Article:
When I was starting out as a writer of dark fiction and poetry, around the same time we met, she had written a few things already. They were very esoteric, brilliantly cerebral, and fluid. Evangeline and the Drama Wheel was among these, a little bit later. It was intelligent and stream of consciousness; ahead of its time. A lot of people didn’t know what to make of it, except other writers.

It was also autobiographical. Almost everything she created was, though tweaked and fictionalized to protect her friends and those she modeled characters after. “

French ‘Mau Bast’ Excerpt 2 – Chapel of the Chimes ‘Garden of Memory’ 2019 – -Manul Override

Remembering Sid Haig

On September 21, 2019 the horror community, as well as the film industry as a whole lost a legend in Sid Haig. At 80 years old, Sid’s passing was reported via Instagram by his wife, Suzie.

Sid Haig’s career had begun with a multitude of performances starting in 1960 with a short film by Jack Hill, The Host. The duo worked together again when Sid made his first major film debut in 1967 with Spider Baby, aka “The Maddest Story Ever Told”. This was the makings of a long-standing relationship Sid had with Jack Hill, where Sid would go on to explain in an interview that Hill was one of three directors he would never say no to working with. The other two being Rob Zombie and Quinton Tarantino, who collectively Sid had worked on 17 projects with including, but not limited to Jackie Brown, Zombies House of 1000 Corpses trilogy, and 2007’s Halloween. Many of Sid’s roles had begun with numerous TV appearances, but after announcing his retirement in 1992, it wasn’t until 5 years later when Sid would return. In Tarantino’s, Jackie Brown, Sid went on to really expand his big-screen persona, with Captain Spaulding being his most iconic role. Every great performer has that one role that they will always be known for, and Spaulding, with Sid’s demented laugh, antics, and downright savagery has earned his place as one of the most menacing clowns ever put to film, giving Pennywise and the Killer Klowns a run for their money! As if we need another clown to terrorize our nightmares, ha! But we can’t deny our love for Spaulding aka Cutter.

I am grateful to have met Sid at a Rock and Shock horror convention several years ago and I must say, although he is one of the nicest and most appreciative people toward his fans, Sid, to me at least, always had a great commanding presence about him. Either in person or on-screen, even in his most minor roles, you felt his energy whenever he was around! But in person, he was a far cry from the maniacal clown we may all remember him as. A humble, grateful man who went on to attribute Rob Zombie as the one who reignited his interest in acting. It is incredible to observe Sid’s personality change between the interviews he’s conducted and his character portrayals which is only a further testament to his abilities as an actor.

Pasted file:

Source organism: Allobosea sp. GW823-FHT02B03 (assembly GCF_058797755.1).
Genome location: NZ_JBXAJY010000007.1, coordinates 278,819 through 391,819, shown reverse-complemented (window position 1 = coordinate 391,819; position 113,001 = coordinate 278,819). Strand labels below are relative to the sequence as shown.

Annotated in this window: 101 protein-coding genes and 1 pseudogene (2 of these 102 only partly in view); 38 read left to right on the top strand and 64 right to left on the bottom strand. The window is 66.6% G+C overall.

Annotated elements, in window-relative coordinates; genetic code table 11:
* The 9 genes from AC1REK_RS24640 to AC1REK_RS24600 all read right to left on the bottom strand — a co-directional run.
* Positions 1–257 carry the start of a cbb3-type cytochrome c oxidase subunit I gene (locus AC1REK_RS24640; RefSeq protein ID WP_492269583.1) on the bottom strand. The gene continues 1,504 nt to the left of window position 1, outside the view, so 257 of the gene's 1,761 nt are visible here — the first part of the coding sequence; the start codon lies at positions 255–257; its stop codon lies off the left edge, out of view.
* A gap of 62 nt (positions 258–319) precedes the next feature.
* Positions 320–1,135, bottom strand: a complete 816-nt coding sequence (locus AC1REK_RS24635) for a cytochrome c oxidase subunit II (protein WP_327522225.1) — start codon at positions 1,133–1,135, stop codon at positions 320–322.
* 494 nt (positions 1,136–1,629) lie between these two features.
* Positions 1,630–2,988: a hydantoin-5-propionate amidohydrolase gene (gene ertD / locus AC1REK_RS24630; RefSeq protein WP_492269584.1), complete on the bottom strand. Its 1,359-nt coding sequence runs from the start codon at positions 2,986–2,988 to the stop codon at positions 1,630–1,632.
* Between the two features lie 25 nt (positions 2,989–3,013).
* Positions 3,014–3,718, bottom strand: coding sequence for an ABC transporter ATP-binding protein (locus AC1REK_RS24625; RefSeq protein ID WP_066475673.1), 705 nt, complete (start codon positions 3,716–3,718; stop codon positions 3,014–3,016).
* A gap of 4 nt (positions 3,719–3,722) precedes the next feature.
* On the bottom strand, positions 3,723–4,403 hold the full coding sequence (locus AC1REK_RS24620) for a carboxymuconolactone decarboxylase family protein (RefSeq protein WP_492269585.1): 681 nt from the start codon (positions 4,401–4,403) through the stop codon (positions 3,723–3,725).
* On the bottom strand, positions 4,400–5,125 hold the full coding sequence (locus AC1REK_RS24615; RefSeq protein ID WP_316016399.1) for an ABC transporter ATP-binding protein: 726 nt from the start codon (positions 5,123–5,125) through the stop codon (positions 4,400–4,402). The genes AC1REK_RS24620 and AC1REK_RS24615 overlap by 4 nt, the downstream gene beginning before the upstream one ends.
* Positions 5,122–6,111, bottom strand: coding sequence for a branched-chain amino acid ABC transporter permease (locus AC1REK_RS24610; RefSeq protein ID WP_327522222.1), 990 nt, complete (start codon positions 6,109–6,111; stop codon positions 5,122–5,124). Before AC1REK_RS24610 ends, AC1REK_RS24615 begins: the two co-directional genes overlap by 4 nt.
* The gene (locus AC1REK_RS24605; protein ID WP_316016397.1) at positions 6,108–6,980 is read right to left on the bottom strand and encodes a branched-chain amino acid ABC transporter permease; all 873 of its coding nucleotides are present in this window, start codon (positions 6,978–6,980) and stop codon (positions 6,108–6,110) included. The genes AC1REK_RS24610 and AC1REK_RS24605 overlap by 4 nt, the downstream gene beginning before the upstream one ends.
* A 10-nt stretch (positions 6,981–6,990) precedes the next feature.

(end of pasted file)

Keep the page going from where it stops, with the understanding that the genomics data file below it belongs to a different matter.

We could spend all day listing off his accolades and accomplishments, but the only real way to appreciate Sid Haig is to experience his performances first hand. I doubt anyone reading this hasn’t seen at least one or two of his films, but for those who haven’t you are sincerely missing out on one of the best and most committed performers ever. From all of us here at HorrorAddicts.net, we thank you Sid for everything you’ve done not just in horror, but for the world of cinema. You will be missed!

This is The Horror Seeker saying, Thank you Sid Haig (1939 – 2019) Rest in Peace, my friend!

Jeff Carlson, Never to be Forgotten

One of our frequent authors and a man many of us had the pleasure to know in life, has passed on. Jeff Carlson, author of the Plague Year Series and Frozen Sky, died Monday, July 17th from an extremely aggressive lung cancer. He is survived by his wife and two sons, who he adored.

Jeff was an excellent writer and had an exuberant thirst for life. We here at HorrorAddicts.net would like to express our sincerest sympathies to his friends and family by celebrating what enjoyment Jeff brought to our lives through his writing.

About Horror, Jeff said,

We like to be scared because we have a huge capacity for fear. The most basic element of storytelling is conflict because we respond to it.

With four features on HorrorAddicts.net and tons of cameos and book reviews, Jeff is one of the most frequent guests on the podcast. He won our Best in Blood award for season one with his story “Monsters” and continued to be a driving force in the show.

Since meeting Jeff at BayCon in the early 2000’s, I followed his career, attending many of his book parties and enjoying his live readings. His books Plague Year, Plague War, and Plague Zone came at a time when readers were craving survival fiction, before The Walking Dead saturated the market.

The Plague Year series started with a bang and just kept going. Jeff was able to bring our world to the brink of destruction in such a real way, it almost seemed like you were listening to news reports rather than reading a fictional thriller.

In Plague War, the non-stop thriller action doesn’t stop. There were so many layers to this book. You had the survival instinct unwilling to die in the main characters, the war between countries grasping at straws to maintain control, and a zombie apocalypse that actually seemed plausible.

Plague Zone‘s zombies weren’t the George Romero, searching for brains type. They were more subtle, but not less scary. The first scene with the zombie people (people they knew!) being kept in the hut in case they could save them was almost unbearable. I could just hear the bumping and moaning as they struggled against restraints. Ruth’s claustrophobia was contagious and I found myself having to step outside to get some air.

This series was a crazy-fast rollercoaster ride through a nanotech infested world where only one thing guarantees your survival—your will to carry on no matter what. Through Jeff’s writing, he inspired us to overcome surmountable odds, keep true to the loyalty we’ve fostered with other humans, and to never, ever give up.

HorrorAddicts.net Reviewer, David Watson says,